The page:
The views expressed on this weblog are mine alone and do not necessarily reflect the views of my employer, Avanade.

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Developing the idea

I've been consistently working on the site since my last post, though none of the changes have gone live yet and probably wont for a week or so.

I started with the best of intentions. Add caching to the site using Windows Azure Appfabric Caching. As I started to gut the pages to add in caching, I lamented that I didn't spend much of the initial flurry of activity on writing unit tests, which would have made me feel more comfortable about the changes I was making.

So I spent a few days writing unit tests and refactoring my controllers to be more testable, removing dependencies on the http context and refactoring for a bit more structured and elegant code.

Once that was in place I implemented the caching, which was pretty straightforward except for one thing. Since the configuration section used was a collection of datacacheclients, I thought it would be neat to get windows server appfabric caching and swap between them depending on whether I was doing a dev build or a release build. The cache client had the same name and were in an assembly of the same name, so I thought it would be straight forward. But it turns out the Azure assembly is version and the Windows server is version and are completely incompatible.

When I gave up, I had to deal a slew of errors, because apparently azure only likes it if you name your datacacheclient "default".

Anyway, once I got the configuration squared away, implementing caching was pretty straightforward.

At the same time, I starting looking for help with the design of the site. I pursued a couple of leads, but couldn't find anyone I was comfortable with, so I decided to try to do it myself. (famous last words...)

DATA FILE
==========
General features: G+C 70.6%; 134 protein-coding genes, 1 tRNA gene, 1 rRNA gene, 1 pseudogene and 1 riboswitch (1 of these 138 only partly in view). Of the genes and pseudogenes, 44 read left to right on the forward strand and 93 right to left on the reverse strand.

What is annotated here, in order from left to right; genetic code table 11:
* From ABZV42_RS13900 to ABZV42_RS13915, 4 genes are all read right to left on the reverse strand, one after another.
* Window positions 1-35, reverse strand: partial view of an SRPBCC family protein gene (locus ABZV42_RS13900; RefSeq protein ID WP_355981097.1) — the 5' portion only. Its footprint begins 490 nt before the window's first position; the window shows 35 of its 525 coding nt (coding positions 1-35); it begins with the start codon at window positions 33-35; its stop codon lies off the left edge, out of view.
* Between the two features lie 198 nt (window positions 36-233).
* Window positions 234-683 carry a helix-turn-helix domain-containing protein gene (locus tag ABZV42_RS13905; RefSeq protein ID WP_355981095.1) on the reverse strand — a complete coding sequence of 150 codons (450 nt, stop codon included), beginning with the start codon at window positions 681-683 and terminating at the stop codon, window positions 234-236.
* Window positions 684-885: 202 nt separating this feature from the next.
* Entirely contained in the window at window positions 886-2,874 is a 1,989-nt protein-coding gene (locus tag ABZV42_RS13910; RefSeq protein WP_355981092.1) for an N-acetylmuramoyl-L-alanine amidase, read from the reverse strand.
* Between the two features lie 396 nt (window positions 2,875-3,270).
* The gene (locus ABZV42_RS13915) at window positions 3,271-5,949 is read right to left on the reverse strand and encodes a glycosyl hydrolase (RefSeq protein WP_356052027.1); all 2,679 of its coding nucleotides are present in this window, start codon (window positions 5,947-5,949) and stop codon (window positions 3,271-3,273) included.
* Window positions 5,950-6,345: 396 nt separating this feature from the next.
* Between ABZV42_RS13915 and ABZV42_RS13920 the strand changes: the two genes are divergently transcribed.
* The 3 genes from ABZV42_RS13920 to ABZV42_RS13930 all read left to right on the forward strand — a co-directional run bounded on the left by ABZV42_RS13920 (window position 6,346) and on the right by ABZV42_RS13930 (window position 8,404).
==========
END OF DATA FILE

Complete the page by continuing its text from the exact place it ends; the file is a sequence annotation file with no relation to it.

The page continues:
So I think I have a nicer layout, which I plan on rolling out, but as I thought about usability and my original vision of "once found" as a research tool, I started working on major changes to the site.

First decision I made was for no more polls. I'm ripping them out. Most topics they didn't make sense, and the few people I got to try the site were entering answers that should have been comments. Comments will be prominent, with links in the sidebar. 

I want to turn this into a research tool. When this is ready, I'll launch OnceFound, which will allow for research any topic, with each question site a more specific version of the site. With this in mind, here is how I picture people using it.


  • For each topic, users will be able to drag and drop the links and comments in any order they please. The relative rankings each users give will calculate a "score" which could then be used to guess where links appear in the shared rankings. As new links are ranked, they could appear where we think a user would rank that link if they vote like other users. They can also remove a link or comment from their personal view and switch to the shared view.
  • For each topic, users can maintain a personal log that is not shared with other users.
  • Pages will show usernames of other users "researching" the topic ordered by their activity level on the topic. Will implement a user messaging feature.


Basically I see each topic page as a research hub, which I want to enable multiple people to combine resources.

Here's a very preliminary screenshot to give you an idea of the basic future layout (content areas are not styled yet).

This will be a lot of work and not all of that may make it into the first iteration. Will provide updates as more work gets done.

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Reader Comments (1)

This was probably inspired by the clean design of Facebook. Overall, the initial design looks orderly.
January 17, 2012 | Unregistered CommenterHannah

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